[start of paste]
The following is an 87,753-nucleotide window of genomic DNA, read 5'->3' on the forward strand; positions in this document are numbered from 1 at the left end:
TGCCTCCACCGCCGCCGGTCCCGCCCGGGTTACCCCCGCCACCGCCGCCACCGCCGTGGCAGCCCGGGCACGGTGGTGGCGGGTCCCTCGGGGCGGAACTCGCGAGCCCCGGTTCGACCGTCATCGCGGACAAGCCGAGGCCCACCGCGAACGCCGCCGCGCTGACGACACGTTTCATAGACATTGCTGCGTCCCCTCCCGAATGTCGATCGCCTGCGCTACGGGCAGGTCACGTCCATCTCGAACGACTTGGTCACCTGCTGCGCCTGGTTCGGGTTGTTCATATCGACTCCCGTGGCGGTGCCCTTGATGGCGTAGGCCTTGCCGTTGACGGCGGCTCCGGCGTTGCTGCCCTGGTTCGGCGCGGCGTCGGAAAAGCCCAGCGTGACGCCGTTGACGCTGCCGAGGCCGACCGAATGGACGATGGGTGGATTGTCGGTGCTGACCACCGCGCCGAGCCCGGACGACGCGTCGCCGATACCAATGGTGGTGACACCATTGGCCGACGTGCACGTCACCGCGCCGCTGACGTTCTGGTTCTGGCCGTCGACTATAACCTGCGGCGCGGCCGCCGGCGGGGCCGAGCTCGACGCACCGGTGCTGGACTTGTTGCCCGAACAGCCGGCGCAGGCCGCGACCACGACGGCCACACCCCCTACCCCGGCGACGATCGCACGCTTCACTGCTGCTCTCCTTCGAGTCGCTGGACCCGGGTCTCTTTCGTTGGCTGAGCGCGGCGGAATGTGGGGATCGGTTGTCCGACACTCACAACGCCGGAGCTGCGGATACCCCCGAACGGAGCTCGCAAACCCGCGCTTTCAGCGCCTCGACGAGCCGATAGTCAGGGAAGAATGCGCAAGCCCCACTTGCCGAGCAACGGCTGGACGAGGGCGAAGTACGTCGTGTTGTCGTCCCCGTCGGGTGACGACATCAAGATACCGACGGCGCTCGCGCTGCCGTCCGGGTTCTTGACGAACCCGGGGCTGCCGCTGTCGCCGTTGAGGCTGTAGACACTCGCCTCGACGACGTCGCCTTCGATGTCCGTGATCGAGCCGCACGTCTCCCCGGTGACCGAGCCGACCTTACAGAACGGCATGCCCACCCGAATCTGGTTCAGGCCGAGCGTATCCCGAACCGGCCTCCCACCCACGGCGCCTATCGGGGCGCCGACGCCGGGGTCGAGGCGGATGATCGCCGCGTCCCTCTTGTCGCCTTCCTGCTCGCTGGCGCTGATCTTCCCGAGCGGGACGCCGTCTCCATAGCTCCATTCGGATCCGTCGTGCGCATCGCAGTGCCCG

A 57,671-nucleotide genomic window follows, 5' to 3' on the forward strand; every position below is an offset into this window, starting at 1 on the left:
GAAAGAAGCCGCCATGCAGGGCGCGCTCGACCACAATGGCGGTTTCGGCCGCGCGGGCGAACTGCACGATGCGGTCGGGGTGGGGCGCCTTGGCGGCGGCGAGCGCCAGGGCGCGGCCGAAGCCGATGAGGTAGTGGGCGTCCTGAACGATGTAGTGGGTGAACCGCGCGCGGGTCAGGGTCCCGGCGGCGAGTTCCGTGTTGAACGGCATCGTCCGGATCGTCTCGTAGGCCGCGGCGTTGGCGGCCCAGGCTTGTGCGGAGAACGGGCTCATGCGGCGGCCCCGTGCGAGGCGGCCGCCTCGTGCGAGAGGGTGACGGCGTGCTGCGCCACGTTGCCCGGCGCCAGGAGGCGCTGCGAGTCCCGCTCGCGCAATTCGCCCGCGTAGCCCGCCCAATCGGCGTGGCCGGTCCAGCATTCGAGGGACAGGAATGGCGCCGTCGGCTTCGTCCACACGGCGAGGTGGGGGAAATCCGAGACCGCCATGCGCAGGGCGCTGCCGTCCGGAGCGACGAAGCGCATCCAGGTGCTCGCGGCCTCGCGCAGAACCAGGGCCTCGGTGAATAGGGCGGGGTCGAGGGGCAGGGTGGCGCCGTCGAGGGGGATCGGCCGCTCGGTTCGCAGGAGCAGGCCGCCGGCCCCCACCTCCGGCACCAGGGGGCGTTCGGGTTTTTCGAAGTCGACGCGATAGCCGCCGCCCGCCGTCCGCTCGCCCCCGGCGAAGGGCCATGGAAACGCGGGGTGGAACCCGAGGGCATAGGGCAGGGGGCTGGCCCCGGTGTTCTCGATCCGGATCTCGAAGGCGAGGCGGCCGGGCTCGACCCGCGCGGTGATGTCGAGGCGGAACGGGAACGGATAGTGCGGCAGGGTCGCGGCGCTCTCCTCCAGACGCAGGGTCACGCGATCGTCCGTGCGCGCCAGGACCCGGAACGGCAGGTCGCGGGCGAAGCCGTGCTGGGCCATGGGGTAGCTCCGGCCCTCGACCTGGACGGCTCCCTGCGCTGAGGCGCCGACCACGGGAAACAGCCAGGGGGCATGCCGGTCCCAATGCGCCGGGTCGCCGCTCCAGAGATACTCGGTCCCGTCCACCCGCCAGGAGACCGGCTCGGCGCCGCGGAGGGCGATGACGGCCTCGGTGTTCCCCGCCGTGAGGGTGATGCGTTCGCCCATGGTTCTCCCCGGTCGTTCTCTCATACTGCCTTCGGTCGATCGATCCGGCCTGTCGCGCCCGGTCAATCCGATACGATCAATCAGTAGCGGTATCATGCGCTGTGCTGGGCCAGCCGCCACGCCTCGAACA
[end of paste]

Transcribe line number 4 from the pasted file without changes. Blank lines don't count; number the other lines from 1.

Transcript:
GAAAGAAGCCGCCATGCAGGGCGCGCTCGACCACAATGGCGGTTTCGGCCGCGCGGGCGAACTGCACGATGCGGTCGGGGTGGGGCGCCTTGGCGGCGGCGAGCGCCAGGGCGCGGCCGAAGCCGATGAGGTAGTGGGCGTCCTGAACGATGTAGTGGGTGAACCGCGCGCGGGTCAGGGTCCCGGCGGCGAGTTCCGTGTTGAACGGCATCGTCCGGATCGTCTCGTAGGCCGCGGCGTTGGCGGCCCAGGCTTGTGCGGAGAACGGGCTCATGCGGCGGCCCCGTGCGAGGCGGCCGCCTCGTGCGAGAGGGTGACGGCGTGCTGCGCCACGTTGCCCGGCGCCAGGAGGCGCTGCGAGTCCCGCTCGCGCAATTCGCCCGCGTAGCCCGCCCAATCGGCGTGGCCGGTCCAGCATTCGAGGGACAGGAATGGCGCCGTCGGCTTCGTCCACACGGCGAGGTGGGGGAAATCCGAGACCGCCATGCGCAGGGCGCTGCCGTCCGGAGCGACGAAGCGCATCCAGGTGCTCGCGGCCTCGCGCAGAACCAGGGCCTCGGTGAATAGGGCGGGGTCGAGGGGCAGGGTGGCGCCGTCGAGGGGGATCGGCCGCTCGGTTCGCAGGAGCAGGCCGCCGGCCCCCACCTCCGGCACCAGGGGGCGTTCGGGTTTTTCGAAGTCGACGCGATAGCCGCCGCCCGCCGTCCGCTCGCCCCCGGCGAAGGGCCATGGAAACGCGGGGTGGAACCCGAGGGCATAGGGCAGGGGGCTGGCCCCGGTGTTCTCGATCCGGATCTCGAAGGCGAGGCGGCCGGGCTCGACCCGCGCGGTGATGTCGAGGCGGAACGGGAACGGATAGTGCGGCAGGGTCGCGGCGCTCTCCTCCAGACGCAGGGTCACGCGATCGTCCGTGCGCGCCAGGACCCGGAACGGCAGGTCGCGGGCGAAGCCGTGCTGGGCCATGGGGTAGCTCCGGCCCTCGACCTGGACGGCTCCCTGCGCTGAGGCGCCGACCACGGGAAACAGCCAGGGGGCATGCCGGTCCCAATGCGCCGGGTCGCCGCTCCAGAGATACTCGGTCCCGTCCACCCGCCAGGAGACCGGCTCGGCGCCGCGGAGGGCGATGACGGCCTCGGTGTTCCCCGCCGTGAGGGTGATGCGTTCGCCCATGGTTCTCCCCGGTCGTTCTCTCATACTGCCTTCGGTCGATCGATCCGGCCTGTCGCGCCCGGTCAATCCGATACGATCAATCAGTAGCGGTATCATGCGCTGTGCTGGGCCAGCCGCCACGCCTCGAACA